Read more

  • iFAD history

    The iFAD started as local initiative from the pharmaceutical working group on fluids from the Ziekenhuis Netwerk Antwerpen (www.zna.be). Today iFAD is integrated within the not-for-profit charitable organization iMERiT...

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The four questions of fluid therapy (Part 1.3.)

The four questions of fluid therapy (Part 1.3.)

Part 1.3. of series on fluid therapy

Why should I bother about the ebb and flow phase of shock? An illustrative case report

Multiple choice question 2

At this stage, the participants of the ISICEM and IFAD meetings were asked the second multiple choice question (MCQ2): “Taking into account the results obtained with the transpulmonary thermodilution, what is your treatment of choice at this stage?” Possible answers were: 1) norepinephrine; 2) dobutamine; 3) fluid bolus; 4) diuretics or 5) other. Figure 5 shows the results of three votings.

Fig5
Figure 5. Multiple choice question 2 (MCQ2): “Taking into account the results obtained with the transpulmonary thermodilution, what is your treatment of choice at this stage?” Distribution of answers (in percentage) on MCQ2, blue squares denote the voting results of the ISICEM 2012 meeting, red squares show the results of the iFAD 2012 meeting, and green squares denote the voting results of the ISICEM 2013 meeting.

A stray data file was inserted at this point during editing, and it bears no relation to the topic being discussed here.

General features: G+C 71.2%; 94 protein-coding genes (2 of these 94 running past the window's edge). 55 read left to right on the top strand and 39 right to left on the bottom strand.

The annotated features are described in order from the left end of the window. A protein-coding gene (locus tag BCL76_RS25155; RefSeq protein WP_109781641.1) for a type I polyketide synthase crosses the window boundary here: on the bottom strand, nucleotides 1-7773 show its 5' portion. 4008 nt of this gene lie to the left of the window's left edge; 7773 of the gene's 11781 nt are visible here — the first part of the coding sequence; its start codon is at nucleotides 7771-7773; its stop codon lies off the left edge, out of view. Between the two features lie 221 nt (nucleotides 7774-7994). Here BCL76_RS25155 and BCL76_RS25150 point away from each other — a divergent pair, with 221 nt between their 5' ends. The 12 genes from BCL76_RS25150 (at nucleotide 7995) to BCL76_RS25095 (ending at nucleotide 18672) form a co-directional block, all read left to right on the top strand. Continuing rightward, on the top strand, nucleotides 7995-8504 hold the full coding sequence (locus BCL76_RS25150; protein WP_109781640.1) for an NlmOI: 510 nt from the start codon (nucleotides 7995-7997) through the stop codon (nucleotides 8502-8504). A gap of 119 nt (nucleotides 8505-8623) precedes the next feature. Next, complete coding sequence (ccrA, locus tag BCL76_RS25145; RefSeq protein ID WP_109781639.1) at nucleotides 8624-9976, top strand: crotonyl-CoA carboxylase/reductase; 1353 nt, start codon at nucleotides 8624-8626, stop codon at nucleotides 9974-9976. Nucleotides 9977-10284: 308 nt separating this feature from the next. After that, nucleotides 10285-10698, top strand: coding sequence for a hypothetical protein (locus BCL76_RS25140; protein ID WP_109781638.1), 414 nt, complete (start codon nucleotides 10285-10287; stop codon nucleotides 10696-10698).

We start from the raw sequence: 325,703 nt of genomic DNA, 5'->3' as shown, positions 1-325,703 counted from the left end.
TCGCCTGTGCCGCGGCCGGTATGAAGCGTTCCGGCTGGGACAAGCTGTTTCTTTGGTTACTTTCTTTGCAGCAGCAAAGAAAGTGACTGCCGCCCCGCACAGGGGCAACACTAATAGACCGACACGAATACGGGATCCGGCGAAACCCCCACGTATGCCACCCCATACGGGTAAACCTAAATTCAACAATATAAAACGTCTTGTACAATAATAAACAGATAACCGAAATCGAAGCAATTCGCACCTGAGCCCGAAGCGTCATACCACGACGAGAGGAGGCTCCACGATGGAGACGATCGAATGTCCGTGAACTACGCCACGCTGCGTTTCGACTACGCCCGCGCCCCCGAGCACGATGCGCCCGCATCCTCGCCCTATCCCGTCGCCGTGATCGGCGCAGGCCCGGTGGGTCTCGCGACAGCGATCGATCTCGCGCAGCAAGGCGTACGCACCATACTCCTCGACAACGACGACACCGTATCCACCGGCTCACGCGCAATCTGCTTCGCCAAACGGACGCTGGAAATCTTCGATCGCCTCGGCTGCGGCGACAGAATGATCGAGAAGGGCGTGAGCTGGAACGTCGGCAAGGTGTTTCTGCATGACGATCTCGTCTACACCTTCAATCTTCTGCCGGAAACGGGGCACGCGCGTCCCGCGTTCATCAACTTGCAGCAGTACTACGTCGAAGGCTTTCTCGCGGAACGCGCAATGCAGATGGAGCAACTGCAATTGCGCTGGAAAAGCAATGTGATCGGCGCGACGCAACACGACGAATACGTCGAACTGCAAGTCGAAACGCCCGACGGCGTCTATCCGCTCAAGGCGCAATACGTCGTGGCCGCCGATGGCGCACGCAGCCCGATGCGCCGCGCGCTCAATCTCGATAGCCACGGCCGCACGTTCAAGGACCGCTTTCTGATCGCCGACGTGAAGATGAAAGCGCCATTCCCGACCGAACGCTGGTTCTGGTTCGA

Again, physicians were reluctant to fill the patient initially (with only 0 to 22% indicating to give a fluid bolus). This patient had a relatively normal preload according to the volumetric preload indicator as was obtained by PiCCO (GEDVI 757 ml/m2) but a high preload according to the barometric preload indicator (CVP 16 mmHg). Measurement of bladder pressure showed a slightly increased IAP of 12 mmHg [17]. The Surviving Sepsis Campaign Guidelines (SSCG) originally recommended that patients should be resuscitated towards a CVP range of 8-12 mmHg [18]. The previous revision of the SSCG still advocates initial fluid management based on CVP measurements [19]. However, using pressures to measure preload has been found to be inaccurate time and time again, particularly in patients ventilated with intermittent positive pressure ventilation (IPPV), (auto) PEEP, post cardiac surgery, obesity and those with intra-abdominal hypertension or abdominal compartment syndrome [5, 20]. Using a CVP threshold therefore may lead to over- but also under-resuscitation. Although it is re-assuring and noteworthy that the previous SSCG version does mention the effects of increased ITP and IAP on CVP: